October 13, 2020
There is a pretty universal saying that “Practice Makes… [and we all fill in the blank] Perfect.” Ed Varner, Ed.D., argues that improvement, not perfection, should be the goal in the creation of art, in education, in work, and in everything that we do. He explains what he calls The Practice and how this approach is the application of his belief that music has value for EVERYone.
I recently came across the work of today’s guest, and one thing that immediately resonated with me about his work was his holistic approach to education and music. I’m thrilled to have Dr. Edward Varner joining me today. Dr. Varner has been an educator, musician, actor, and arts education specialist and advocate for more than 30 years. He has taught award winning K-12 programs in California, Nevada, and Washington; he’s presented workshops for groups including the National Association for Elementary School Principals and the National Association for Music Education. He is currently in his ninth year as the Director of Visual and Performing Arts for the Milton Hershey School in Hershey, PA.
- Article: Perfection is a Myth, but Improvement is Always Possible
- Varner says:
- “By suggesting that perfection might be achievable if we only try hard enough, or practice in a better way, we are condemning ourselves and our students to failure.”
- “Perfection is a myth. Improvement, on the other hand, is always possible and should be the goal of our practice. Improvement should be the goal in life, in education, in the creation of art, in work and in everything that we do. None of us are capable of ‘perfect.’ We are all capable of improvement.”
- “As an educator, I have always been a firm believer in the philosophies of integration and differentiation of curriculum to better meet the needs of students. I must know my students in order to adequately and effectively meet them where they are and help them progress to the next level. This philosophy of knowing your students necessitates the added element of care. Educators must care for their students, themselves, and have the fortitude to continue caring when it appears that others have surrendered.”
- “When we are resolved to engage in The Practice ourselves, we seek out self-improvement for the sake of others—an altruistic intention.”
- “By seeing ourselves and others as equally striving for improvement and then switching the emphasis from our own aims to the needs of others, we create powerful learning opportunities for every person we have the good fortune of working with.”
This is what Dr. Varner refers to as The Practice:
- The Truth
- Symptoms: There will always be difficulties and challenges.
- Cause/Diagnosis: There will always be an identifiable cause of these difficulties and challenges.
- Prognosis: There is a way to alleviate these difficulties and challenges.*
- Prescription: There is an identifiable path to end these difficulties and challenges.*
*The last two “truths” present an opportunity for improvement and growth. Remember, perfection is a myth. Improvement, however, is always possible and should be the goal of our practice.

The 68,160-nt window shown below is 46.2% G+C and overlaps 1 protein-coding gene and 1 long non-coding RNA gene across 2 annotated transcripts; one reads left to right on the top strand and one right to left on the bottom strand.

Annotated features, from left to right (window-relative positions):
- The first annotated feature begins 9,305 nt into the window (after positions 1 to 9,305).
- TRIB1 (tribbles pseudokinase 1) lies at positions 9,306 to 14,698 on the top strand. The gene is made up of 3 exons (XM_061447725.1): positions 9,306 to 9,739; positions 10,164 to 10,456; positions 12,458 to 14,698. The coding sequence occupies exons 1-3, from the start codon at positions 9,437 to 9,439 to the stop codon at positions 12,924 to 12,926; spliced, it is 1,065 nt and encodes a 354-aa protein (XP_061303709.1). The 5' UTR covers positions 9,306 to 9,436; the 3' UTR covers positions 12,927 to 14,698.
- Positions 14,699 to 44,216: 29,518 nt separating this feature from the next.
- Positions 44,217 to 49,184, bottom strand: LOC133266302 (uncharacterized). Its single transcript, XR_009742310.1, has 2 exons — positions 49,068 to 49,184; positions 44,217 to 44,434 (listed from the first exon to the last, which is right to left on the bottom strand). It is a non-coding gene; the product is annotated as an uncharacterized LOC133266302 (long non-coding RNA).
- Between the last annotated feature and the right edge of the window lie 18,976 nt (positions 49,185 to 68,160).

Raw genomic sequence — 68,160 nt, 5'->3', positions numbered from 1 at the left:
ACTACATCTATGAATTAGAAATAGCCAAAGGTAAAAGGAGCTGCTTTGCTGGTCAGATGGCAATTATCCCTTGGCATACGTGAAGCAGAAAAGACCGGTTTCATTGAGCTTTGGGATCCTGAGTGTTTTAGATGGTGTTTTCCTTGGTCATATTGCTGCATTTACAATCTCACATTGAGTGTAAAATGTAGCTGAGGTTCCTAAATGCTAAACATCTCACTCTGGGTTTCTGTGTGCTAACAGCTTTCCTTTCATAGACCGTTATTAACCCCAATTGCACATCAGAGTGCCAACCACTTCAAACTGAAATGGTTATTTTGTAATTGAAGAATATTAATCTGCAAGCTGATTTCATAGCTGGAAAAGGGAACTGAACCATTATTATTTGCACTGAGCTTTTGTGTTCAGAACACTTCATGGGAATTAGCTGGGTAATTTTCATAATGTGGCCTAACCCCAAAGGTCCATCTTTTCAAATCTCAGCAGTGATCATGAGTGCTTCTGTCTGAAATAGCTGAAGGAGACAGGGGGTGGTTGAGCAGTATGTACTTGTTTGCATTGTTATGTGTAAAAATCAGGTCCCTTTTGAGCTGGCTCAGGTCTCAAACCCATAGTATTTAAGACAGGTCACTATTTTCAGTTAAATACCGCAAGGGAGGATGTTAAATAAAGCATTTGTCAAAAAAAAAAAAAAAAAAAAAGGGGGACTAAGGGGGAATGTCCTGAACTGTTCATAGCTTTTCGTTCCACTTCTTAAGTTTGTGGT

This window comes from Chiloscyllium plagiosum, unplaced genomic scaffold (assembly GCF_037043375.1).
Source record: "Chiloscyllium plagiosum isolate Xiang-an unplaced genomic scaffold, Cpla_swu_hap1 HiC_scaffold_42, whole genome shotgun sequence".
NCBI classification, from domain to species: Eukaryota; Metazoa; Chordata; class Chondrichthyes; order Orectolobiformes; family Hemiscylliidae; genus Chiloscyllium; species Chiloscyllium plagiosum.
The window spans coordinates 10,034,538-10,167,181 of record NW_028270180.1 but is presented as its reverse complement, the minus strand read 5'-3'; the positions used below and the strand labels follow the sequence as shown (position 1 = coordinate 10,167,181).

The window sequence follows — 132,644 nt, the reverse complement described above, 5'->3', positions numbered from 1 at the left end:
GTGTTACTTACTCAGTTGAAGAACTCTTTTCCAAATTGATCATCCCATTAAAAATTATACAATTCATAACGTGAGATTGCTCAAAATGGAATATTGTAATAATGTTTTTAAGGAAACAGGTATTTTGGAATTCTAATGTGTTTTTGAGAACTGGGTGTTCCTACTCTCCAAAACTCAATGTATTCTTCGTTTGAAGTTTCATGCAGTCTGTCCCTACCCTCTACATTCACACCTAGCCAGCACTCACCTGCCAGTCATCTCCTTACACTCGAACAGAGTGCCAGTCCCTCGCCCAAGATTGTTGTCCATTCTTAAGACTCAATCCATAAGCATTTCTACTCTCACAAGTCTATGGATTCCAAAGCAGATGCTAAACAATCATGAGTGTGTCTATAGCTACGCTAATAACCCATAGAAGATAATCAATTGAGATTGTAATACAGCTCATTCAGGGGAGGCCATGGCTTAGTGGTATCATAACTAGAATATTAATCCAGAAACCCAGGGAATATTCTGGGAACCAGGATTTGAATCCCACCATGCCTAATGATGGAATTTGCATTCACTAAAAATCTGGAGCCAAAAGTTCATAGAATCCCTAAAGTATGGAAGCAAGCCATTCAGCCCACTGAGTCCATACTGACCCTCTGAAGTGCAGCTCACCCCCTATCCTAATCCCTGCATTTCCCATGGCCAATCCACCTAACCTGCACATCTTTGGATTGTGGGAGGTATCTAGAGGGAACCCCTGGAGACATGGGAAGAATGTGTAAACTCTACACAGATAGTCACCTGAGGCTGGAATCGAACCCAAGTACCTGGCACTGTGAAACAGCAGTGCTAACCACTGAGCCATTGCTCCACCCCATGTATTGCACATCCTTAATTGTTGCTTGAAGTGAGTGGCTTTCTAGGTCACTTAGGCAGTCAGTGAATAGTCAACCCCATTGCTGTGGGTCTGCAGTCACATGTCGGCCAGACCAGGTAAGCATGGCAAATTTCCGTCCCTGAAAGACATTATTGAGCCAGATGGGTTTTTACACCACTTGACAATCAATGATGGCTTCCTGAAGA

- The Path
- Right View and understanding: Seek knowledge about what practice is needed and understand how to manage it. Keep a positive outlook.
- Right intention and resolve: Resolve to pay attention, to seek information, and empower yourself with persistence and grit.
- Right Speech: Avoid negative self-talk or premature judgements. Seek clarity of understanding and knowledge that will strengthen your practice.
- Right Action: Make time, self-monitor, and seek advice of others working to improve.
- Right Livelihood: Avoid unhealthy habits, surround yourself with positive people and actively pursue success.
- Right Effort: Remain sincere with your efforts. Control your thoughts by being careful to nurture and develop good habits while letting go of bad habits.
- Right Mindfulness: Be conscious or aware of what you are doing. Stay in the moment.
- Right Concentration: Practice. Focus. Manage your stress and don’t be too critical of your efforts. Remember, improvement is the goal, not perfection.
- Dr. Varner email
- Text – 406-788-2743
- Facebook: @eddievarnermusic
- Twitter: @varner_edward
- Instagram: @varner.percussion
- Speaker Hub
- In Ep. 48, we talk to a time management coach who gives tips for making your we’re-all-at-home family schedule work for you, when it comes to practicing musical instruments and also other chores and goals. This episode was originally geared toward making the most of your family’s time over the summer, but with the continuing home-based nature of school this fall, the information is just as applicable now as it was in the summer.
- If you’re missing the traditional start of the NHL season, you can get your hockey fix with Ep. 10 on the role of organ music in hockey. In that episode we also discuss how fans can connect with and make song requests of their favorite sports organists (hockey AND Baseball organists)
- And if you have a child in music lessons, you may be interested in Ep. 28: My CHILD is taking music lessons; what’s MY role?